The Six Streams

A Balanced Vision

Noth­ing less than life in the steps of Christ is ade­quate to the human soul or the needs of our world.
—Dal­las Willard

Jesus gave us a com­plete pic­ture of God, and demon­strat­ed how we can expe­ri­ence vital­i­ty and full­ness in our life with God (Col. 2:9, Jn. 10:10). The his­tor­i­cal Church (Chris­tians), despite its divi­sions and dif­fer­ences, has upheld the core char­ac­ter­is­tics of Christ’s life through what we now call traditions.

Tak­en togeth­er, these tra­di­tions help us envi­sion a bal­anced spir­i­tu­al life. They serve as a guide to help us take on the life of Jesus – to become like Jesus our­selves – and as a result to be trans­formed from the inside out.

Prayer-Filled Life: Our heart’s steady atten­tion on God

The Con­tem­pla­tive Tra­di­tion con­tin­u­al­ly draws us into love for God, remind­ing us that the Chris­t­ian life is less like a rule book and more like falling in love. It stress­es the val­ue of silence, soli­tude, and prayer as ways we engage with God’s pres­ence, whether we take a silent walk in the ear­ly morn­ing, ride the bus to work, wash dish­es while the kids nap, or even take a nap our­selves. As Tere­sa of Avi­la described, con­tem­pla­tion is an inti­mate shar­ing between friends,” in the time or man­ner that works best for you and God.

Put sim­ply, the con­tem­pla­tive life is the steady gaze of the soul upon the God who loves us.
—Richard Fos­ter, Streams of Liv­ing Water
(Addi­tion­al quo­ta­tions on this page from same source.)

Vir­tu­ous Life: Respond­ing with integrity

The Holi­ness Tra­di­tion empha­sizes the re-for­ma­tion of our hearts so that we are able to respond appro­pri­ate­ly to the chal­lenges of life. The word holi­ness” has some neg­a­tive con­no­ta­tions today, but the orig­i­nal Greek mean­ing of the word virtue is sim­ply to func­tion well.” Vir­tu­ous Life is not about rules or judge­ment, per­fec­tion­ism, or some kind of mer­it gained by good deeds. It encour­ages us to the ulti­mate goal: not to get us into heav­en, but to get heav­en into us.” It is atten­tive­ness to the source of our actions, to the con­di­tion and motives of the heart, and tak­ing on new pat­terns of life that flow nat­u­ral­ly from within.

We see Jesus con­sis­tent­ly doing what needs to be done when it needs to be done. We see in him such deeply ingrained holy habits” that he is always reponse-able,” always able to respond appro­pri­ate­ly. This is puri­ty of heart. This is the vir­tu­ous life.

Spir­it-Empow­ered Life: Fuel­ing our lives from the pres­ence and pow­er of God

The Charis­mat­ic Tra­di­tion focus­es on the pow­er of God’s Spir­it mov­ing in and through us. Just as a car requires fuel to run, and our bod­ies require food for sur­vival, so our souls rely upon the Spir­it of God for spir­i­tu­al ener­gy. Through the Spir­it, we are able to do more than we could on our own steam, and these abil­i­ties not only remind us of God’s pres­ence, but equip us to build up our com­mu­ni­ties in love.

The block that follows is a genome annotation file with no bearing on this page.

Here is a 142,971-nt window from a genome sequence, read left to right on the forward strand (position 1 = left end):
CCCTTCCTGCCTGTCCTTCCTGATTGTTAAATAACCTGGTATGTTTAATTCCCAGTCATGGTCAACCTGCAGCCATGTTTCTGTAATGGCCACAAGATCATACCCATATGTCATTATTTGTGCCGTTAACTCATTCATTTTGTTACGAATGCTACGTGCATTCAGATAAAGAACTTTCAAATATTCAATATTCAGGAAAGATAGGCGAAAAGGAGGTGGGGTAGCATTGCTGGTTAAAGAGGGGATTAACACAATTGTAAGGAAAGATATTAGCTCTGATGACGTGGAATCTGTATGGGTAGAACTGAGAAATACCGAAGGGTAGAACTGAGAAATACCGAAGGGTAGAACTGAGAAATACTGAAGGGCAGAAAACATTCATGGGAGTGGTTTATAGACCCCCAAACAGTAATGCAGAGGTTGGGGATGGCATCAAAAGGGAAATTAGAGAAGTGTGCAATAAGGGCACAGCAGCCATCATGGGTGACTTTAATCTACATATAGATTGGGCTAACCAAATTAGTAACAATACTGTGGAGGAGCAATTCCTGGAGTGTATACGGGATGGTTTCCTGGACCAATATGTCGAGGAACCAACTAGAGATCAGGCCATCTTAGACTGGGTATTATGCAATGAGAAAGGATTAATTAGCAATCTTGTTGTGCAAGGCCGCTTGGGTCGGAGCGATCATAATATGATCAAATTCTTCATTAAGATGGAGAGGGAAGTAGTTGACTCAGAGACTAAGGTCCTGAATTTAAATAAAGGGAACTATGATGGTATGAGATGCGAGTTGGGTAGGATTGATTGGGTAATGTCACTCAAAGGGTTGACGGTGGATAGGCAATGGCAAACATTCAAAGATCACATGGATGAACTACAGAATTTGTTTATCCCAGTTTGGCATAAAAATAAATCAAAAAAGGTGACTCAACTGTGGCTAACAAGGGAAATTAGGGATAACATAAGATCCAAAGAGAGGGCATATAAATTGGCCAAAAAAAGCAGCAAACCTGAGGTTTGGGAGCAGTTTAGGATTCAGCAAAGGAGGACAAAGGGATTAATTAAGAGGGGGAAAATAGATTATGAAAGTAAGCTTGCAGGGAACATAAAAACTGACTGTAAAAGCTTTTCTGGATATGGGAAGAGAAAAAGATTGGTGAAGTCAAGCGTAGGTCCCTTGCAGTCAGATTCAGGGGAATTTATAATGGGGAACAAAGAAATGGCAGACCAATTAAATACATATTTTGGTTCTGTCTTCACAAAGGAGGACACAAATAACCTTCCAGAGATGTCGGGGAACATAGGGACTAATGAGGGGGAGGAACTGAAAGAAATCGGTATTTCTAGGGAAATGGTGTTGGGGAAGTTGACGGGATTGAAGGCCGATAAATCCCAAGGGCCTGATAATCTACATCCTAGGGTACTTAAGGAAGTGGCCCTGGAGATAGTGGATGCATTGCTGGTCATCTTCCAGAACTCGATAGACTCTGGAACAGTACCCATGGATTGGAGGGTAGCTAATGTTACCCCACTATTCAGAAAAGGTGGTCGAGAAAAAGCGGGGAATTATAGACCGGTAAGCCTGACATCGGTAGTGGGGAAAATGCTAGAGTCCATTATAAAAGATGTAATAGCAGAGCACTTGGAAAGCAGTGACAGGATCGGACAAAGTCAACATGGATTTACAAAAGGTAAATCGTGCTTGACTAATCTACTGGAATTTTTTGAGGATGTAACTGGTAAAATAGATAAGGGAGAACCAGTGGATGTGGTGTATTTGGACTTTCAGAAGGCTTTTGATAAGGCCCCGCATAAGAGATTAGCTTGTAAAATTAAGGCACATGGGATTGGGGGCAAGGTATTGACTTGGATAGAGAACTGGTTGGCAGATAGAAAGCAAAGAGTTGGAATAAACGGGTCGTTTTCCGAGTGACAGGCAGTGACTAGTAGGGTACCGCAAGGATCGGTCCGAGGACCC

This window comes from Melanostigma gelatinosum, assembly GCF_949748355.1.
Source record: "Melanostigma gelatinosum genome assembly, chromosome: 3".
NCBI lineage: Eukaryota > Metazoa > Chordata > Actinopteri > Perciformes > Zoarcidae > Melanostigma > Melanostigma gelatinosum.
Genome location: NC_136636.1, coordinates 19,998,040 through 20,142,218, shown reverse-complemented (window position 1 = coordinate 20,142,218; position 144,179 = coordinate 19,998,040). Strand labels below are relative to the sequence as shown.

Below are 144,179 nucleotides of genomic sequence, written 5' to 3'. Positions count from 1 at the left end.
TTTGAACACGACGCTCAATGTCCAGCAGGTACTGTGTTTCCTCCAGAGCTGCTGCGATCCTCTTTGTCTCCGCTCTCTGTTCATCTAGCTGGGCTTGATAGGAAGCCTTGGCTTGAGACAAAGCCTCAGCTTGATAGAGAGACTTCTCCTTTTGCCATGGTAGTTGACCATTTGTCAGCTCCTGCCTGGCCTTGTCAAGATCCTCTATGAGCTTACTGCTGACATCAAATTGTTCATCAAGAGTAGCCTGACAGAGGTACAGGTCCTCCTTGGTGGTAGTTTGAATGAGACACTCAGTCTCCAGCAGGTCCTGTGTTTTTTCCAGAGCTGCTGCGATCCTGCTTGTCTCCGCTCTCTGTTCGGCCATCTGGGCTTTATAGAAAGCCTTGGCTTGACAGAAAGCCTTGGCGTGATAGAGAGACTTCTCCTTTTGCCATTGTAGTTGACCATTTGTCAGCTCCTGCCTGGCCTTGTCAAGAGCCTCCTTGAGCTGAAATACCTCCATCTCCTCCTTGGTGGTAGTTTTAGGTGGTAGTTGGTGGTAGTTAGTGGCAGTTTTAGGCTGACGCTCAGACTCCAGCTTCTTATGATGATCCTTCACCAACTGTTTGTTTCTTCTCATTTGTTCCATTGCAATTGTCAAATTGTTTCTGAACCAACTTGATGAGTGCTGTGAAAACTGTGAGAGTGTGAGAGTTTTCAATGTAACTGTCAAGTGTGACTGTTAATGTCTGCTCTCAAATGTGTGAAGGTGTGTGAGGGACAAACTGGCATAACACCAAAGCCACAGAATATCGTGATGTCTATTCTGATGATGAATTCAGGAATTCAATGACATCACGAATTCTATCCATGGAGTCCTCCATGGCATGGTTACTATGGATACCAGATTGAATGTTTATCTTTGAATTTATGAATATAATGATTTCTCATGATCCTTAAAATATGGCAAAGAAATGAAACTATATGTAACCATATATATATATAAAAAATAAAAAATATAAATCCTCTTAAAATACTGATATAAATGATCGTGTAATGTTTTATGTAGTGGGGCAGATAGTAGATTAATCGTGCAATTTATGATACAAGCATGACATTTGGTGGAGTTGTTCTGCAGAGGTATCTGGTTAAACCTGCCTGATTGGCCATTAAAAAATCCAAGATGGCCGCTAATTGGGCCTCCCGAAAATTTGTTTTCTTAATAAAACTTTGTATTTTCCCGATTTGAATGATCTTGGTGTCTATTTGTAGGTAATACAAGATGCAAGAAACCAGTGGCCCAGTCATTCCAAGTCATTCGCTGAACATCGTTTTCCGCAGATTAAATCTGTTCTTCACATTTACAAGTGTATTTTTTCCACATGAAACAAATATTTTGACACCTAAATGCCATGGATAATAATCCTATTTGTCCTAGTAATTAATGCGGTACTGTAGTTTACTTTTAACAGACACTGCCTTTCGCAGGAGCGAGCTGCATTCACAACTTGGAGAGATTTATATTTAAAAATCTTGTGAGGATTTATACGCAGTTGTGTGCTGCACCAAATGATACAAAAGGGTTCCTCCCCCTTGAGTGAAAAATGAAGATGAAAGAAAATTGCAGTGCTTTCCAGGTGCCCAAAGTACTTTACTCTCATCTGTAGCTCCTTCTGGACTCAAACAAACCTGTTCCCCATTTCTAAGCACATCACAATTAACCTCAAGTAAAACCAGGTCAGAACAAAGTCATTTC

Frankly, there are no non­charis­mat­ic Chris­tians’ … the Chris­t­ian life is by def­i­n­i­tion a life in and through the Spirit.

Com­pas­sion­ate Life: Extend­ing com­pas­sion in every sphere of life

The Social Jus­tice Tra­di­tion express­es the themes of jus­tice, com­pas­sion, and peace. It empha­sizes wis­dom and lov­ingkind­ness to bring rela­tion­ships into har­mo­ny, uni­ty, and bal­ance, even with­in our rela­tion­ship to nature. Com­pas­sion­ate Life takes place in all are­nas of life, from per­son­al to social to glob­al. As with the oth­er tra­di­tions, the actions we take are not the end goal. True com­pas­sion is moti­vat­ed by a gen­uine heart, is empow­ered by the love of God, and embraces the pos­si­bil­i­ty of pos­i­tive change.

Love of God makes love of neigh­bor possible.

Word-Cen­tered Life: Liv­ing the life-giv­ing message

The Evan­gel­i­cal Tra­di­tion encom­pass­es much more than sim­ply con­vert­ing peo­ple. The evan­gel – the good news” – is God’s great mes­sage to human­i­ty: that all can be redeemed and restored to its intend­ed design. This is the mes­sage embod­ied in Jesus him­self, root­ed in the word of God, and ulti­mate­ly expressed through the lives of those who fol­low Christ. It is a liv­ing tale of grace spo­ken in and through word and action.

This faith stream address­es the cry­ing need for peo­ple to see the good news lived and hear the good news proclaimed.

Sacra­men­tal Life: Encoun­ter­ing the invis­i­ble God in the vis­i­ble world

The Incar­na­tion­al Tra­di­tion focus­es on the rela­tion­ship between the invis­i­ble spir­it and phys­i­cal real­i­ty, help­ing us to see God’s divine pres­ence in the mate­r­i­al world in which we live. God man­i­fests him­self in his cre­ation, even in the midst of mun­dane activ­i­ties, when­ev­er and wher­ev­er we acknowl­edge God.

Far from being evil, the phys­i­cal is meant to be inhab­it­ed by the spiritual.

Next: Spiritual Disciplines

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